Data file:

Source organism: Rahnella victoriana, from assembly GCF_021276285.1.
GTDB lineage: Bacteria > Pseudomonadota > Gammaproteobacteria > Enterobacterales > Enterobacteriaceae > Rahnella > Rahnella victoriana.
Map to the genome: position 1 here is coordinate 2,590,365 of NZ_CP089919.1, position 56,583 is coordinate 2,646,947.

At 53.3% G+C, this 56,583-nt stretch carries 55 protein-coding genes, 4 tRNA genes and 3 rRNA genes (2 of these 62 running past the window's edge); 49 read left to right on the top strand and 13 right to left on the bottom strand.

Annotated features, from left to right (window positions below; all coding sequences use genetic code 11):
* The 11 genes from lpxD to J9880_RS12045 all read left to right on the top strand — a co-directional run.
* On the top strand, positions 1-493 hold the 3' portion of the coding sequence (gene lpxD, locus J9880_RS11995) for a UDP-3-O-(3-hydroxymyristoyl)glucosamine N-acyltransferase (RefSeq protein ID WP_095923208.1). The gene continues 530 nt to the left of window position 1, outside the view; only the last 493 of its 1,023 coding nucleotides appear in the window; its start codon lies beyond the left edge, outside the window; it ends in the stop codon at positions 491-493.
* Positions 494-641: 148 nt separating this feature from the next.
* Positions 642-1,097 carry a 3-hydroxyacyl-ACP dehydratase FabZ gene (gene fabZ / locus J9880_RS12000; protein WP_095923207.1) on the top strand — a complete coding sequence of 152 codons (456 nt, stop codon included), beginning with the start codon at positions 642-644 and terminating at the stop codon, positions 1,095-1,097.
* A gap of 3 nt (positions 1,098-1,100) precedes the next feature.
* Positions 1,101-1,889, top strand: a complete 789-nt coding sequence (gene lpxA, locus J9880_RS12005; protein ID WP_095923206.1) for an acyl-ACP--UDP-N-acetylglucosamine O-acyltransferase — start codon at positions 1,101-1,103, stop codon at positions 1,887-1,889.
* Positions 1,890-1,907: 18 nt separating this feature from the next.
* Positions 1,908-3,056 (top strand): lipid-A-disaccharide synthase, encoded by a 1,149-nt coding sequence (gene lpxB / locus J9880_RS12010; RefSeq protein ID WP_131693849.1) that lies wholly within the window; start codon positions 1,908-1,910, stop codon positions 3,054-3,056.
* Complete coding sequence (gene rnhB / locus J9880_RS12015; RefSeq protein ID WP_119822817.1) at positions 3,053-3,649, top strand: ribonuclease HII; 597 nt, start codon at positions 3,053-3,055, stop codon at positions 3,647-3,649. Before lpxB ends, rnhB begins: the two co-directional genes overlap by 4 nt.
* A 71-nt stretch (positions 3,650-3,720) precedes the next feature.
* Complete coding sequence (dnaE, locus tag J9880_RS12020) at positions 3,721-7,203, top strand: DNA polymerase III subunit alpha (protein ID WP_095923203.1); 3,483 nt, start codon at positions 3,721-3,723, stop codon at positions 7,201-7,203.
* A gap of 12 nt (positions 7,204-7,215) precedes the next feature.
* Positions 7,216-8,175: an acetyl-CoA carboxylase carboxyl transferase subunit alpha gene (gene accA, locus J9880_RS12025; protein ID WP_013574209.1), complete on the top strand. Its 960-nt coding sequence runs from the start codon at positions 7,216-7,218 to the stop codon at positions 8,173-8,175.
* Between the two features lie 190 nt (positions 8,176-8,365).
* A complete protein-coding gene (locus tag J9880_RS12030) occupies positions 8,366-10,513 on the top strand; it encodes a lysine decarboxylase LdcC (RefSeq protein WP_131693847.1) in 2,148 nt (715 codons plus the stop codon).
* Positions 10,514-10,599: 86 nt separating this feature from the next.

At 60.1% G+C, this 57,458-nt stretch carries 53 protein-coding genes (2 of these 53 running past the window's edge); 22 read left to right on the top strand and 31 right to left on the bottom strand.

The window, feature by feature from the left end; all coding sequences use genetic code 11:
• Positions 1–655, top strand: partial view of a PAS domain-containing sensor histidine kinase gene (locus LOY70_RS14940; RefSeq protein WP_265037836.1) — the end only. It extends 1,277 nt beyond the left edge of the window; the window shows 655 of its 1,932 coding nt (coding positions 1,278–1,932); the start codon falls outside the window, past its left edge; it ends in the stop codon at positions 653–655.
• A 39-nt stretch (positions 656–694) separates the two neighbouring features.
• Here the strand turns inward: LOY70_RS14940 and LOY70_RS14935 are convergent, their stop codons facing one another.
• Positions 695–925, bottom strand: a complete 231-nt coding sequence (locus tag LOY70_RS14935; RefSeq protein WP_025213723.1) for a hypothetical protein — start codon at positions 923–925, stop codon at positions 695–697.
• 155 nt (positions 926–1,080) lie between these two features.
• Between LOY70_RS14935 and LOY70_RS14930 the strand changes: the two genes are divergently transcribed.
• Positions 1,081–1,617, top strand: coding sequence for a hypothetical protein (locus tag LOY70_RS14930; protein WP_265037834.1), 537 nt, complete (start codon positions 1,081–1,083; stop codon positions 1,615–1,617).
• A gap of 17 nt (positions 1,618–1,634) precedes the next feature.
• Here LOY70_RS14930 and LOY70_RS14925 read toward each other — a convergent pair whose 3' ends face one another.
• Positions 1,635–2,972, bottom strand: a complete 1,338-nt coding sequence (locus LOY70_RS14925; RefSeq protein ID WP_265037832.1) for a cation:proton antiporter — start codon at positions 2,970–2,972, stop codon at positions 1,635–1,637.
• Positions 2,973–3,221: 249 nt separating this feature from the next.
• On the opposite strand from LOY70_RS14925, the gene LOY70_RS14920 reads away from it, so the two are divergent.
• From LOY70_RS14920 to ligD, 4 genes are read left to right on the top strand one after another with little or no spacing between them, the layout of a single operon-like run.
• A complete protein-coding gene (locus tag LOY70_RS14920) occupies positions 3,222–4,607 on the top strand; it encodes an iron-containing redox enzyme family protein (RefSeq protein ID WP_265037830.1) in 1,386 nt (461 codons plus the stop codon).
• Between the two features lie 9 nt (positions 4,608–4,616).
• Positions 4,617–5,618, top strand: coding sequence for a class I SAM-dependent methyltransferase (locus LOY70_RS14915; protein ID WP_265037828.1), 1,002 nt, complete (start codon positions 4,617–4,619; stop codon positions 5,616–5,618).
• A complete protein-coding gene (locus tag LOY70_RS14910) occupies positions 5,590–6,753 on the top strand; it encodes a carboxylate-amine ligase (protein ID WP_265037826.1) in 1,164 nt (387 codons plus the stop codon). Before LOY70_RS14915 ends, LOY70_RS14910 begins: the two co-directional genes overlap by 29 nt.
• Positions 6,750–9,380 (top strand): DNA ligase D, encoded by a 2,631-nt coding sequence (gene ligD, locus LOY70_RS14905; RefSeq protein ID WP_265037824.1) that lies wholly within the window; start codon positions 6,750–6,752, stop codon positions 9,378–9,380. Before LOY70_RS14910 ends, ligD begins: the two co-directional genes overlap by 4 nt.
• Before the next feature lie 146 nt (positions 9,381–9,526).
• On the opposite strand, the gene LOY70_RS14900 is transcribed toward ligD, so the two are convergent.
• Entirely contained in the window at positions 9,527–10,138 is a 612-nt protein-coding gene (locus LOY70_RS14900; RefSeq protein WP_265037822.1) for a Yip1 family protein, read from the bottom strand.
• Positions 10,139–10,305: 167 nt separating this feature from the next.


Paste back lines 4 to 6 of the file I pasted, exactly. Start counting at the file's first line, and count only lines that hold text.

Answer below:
At 53.3% G+C, this 56,583-nt stretch carries 55 protein-coding genes, 4 tRNA genes and 3 rRNA genes (2 of these 62 running past the window's edge); 49 read left to right on the top strand and 13 right to left on the bottom strand.

Annotated features, from left to right (window positions below; all coding sequences use genetic code 11):
* The 11 genes from lpxD to J9880_RS12045 all read left to right on the top strand — a co-directional run.